Interactive Media

September 21, 2008

Since the AGDC, a thought has been nagging me in the back of my brain-bone. I want to open this up to discussion because I want to get a feel for what others think about the idea of interactive media. A great number of theories about the future of storytelling have popped up in conversations and so I turn to you.

What are the boundaries of interactive media and what is at its core?

I feel, at its core, a book is a form of interactive media, albeit rudimentary. A reader must turn the page to progress the storyline. This said, the author has complete control of where the story goes and the “player” merely turns the page and reads on. Linear? Yes. Interactive? Sure.

The books are in the computer!

The books are in the computer!

The problem seems to arise when folks begin discussing non-linearity and interactivity. Terms like “open world” and “sandbox” get tossed about and there is finger-pointing with shouts of, “That’s still linear!” Some seem to think the idea of storytelling is a burden to be placed on the shoulders of the gamer in the future.

WHAT?! Wait, why exactly should this happen?

The general theory appears as such: in our day-to-day lives, we constantly fill in blanks with things we see and conversations we overhear. Sometimes, we are spot-on. Other times, we create stories that are far greater than the actual occurrences. To this, I say, “Kudos! We all have some level of imagination and contextual reality.” But does this make us all good storytellers?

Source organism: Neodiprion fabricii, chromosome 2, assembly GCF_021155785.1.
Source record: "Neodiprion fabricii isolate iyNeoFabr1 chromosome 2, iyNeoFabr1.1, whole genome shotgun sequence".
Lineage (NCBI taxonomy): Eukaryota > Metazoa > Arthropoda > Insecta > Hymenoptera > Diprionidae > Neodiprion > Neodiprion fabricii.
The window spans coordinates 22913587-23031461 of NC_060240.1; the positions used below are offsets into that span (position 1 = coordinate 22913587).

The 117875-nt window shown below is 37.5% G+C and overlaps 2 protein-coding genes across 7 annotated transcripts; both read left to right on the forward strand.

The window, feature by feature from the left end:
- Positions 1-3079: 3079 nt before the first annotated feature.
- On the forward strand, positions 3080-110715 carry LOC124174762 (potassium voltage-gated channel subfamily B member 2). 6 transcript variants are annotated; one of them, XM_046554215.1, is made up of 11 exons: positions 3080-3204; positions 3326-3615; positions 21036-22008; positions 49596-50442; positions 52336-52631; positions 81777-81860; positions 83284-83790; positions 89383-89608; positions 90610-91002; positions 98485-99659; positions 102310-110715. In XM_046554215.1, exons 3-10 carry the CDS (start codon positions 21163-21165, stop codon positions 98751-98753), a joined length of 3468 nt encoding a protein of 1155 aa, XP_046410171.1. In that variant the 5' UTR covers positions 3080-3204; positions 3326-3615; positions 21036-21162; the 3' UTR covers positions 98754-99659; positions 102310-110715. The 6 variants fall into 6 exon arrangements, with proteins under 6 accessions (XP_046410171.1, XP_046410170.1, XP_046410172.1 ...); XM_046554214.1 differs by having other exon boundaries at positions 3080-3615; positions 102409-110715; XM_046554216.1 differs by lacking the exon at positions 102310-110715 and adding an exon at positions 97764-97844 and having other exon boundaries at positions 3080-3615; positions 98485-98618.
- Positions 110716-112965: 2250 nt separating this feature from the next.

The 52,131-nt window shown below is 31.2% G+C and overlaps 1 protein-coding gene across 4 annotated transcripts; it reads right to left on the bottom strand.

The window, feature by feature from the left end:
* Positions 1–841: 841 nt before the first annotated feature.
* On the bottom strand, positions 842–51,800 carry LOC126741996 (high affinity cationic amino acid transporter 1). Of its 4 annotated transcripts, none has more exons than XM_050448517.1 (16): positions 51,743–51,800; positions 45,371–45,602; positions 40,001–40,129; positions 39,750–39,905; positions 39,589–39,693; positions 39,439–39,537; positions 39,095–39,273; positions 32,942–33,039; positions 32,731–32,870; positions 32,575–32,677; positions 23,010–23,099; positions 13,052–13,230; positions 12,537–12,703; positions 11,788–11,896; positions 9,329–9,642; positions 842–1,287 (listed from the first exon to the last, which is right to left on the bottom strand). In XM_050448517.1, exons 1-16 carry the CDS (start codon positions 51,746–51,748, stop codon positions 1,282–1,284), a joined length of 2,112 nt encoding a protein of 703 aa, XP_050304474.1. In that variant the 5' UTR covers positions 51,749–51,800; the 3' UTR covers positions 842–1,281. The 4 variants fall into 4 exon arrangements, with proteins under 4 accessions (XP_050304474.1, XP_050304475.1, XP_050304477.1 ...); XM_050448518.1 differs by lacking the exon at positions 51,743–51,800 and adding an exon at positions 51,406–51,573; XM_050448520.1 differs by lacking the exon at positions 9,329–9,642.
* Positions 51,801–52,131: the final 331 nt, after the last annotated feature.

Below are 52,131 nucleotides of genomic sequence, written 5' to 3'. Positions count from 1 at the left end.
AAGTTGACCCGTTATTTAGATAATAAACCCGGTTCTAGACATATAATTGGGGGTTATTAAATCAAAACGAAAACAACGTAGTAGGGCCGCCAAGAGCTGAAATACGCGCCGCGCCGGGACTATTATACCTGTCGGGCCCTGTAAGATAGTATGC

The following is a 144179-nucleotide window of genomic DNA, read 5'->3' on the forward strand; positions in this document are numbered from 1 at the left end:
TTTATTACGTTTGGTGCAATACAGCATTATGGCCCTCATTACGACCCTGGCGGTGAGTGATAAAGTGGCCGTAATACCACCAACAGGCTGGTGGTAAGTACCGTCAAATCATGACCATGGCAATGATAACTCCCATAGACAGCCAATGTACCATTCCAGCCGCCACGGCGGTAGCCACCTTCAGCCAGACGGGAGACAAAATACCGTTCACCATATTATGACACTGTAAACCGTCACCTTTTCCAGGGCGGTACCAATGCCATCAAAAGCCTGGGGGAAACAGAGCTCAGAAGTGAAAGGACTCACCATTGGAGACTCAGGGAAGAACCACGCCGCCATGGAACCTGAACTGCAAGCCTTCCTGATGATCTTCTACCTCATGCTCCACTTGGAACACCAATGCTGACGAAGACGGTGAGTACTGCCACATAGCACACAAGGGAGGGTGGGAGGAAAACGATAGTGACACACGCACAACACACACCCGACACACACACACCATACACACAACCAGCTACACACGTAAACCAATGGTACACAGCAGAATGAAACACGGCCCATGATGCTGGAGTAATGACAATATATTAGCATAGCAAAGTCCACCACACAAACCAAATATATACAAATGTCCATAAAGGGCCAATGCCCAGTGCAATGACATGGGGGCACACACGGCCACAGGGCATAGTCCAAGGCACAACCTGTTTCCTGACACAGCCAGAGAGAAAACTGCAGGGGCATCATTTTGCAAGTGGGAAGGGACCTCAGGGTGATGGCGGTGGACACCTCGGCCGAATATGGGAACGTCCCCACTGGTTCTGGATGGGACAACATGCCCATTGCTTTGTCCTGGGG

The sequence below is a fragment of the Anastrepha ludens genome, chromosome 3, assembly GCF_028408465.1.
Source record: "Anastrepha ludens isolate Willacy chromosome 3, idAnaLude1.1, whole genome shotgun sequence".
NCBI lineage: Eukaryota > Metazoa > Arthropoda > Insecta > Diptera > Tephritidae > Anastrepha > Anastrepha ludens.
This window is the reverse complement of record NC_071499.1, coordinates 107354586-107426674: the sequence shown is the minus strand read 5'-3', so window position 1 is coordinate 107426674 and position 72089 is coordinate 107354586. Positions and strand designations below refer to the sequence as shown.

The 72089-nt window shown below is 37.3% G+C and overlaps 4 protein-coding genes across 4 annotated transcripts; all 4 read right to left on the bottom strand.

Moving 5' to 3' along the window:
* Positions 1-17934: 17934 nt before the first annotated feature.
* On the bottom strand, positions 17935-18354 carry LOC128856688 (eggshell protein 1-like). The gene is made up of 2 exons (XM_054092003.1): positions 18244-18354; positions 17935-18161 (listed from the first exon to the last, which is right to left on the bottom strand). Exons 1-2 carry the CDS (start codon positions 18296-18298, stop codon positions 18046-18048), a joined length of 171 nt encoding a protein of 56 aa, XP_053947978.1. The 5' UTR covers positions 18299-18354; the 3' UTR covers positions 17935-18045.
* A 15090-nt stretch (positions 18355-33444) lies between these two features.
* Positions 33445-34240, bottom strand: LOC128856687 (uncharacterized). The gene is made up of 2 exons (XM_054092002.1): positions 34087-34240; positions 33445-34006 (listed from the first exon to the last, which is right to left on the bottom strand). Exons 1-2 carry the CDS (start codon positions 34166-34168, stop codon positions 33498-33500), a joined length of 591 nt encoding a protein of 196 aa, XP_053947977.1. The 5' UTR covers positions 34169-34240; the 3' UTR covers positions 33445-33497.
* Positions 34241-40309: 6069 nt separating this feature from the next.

I fully understand the desire to interact with a game’s storyline and make it my own personal experience. As a fan of RPGs, it’s what I thrive on. But what makes a game a game? Furthermore, what makes an interesting storyline? Non-linearity is great, if done well. I love being able to do what I want (in any order) and having the consequences of my actions affect the outcome of the game. This being said, I want to be part of a strong story, not something being generated on the fly that has a greater than 50% chance of being worthless and uninteresting. As a writer, I have a daily opportunity to write garbage. As a gamer, I want a refined and polished storyline that can be altered – sometimes subtly, sometimes majorly – but never breaks my immersion.

In my opinion, you should enjoy a storyline that allows you to play along; a storyline that a professional has spent time on to make sure there are moments of tension and action, betrayal and emotional pulls.  If you want full control of your destiny, play 2nd Life. Better yet, go to work.

Agree? Disagree? Let me here from you.

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4 Responses to “Interactive Media”

  1. mikebbetts said

    I picked up on an interesting notion from GFW Radio, though I don’t know if it was worded in this way. The gist of it was this: the strength of the story-telling in a single player game is exactly what you described. The narrative is linear, constructed, guided, and, because of its direct relationship to the player, immersive. I think games like Bioshock, Portal, etc, show how what is essentially a linear experience can still tell a story – and also do so through interactivity (see my own notes on Portal for an expounding of that).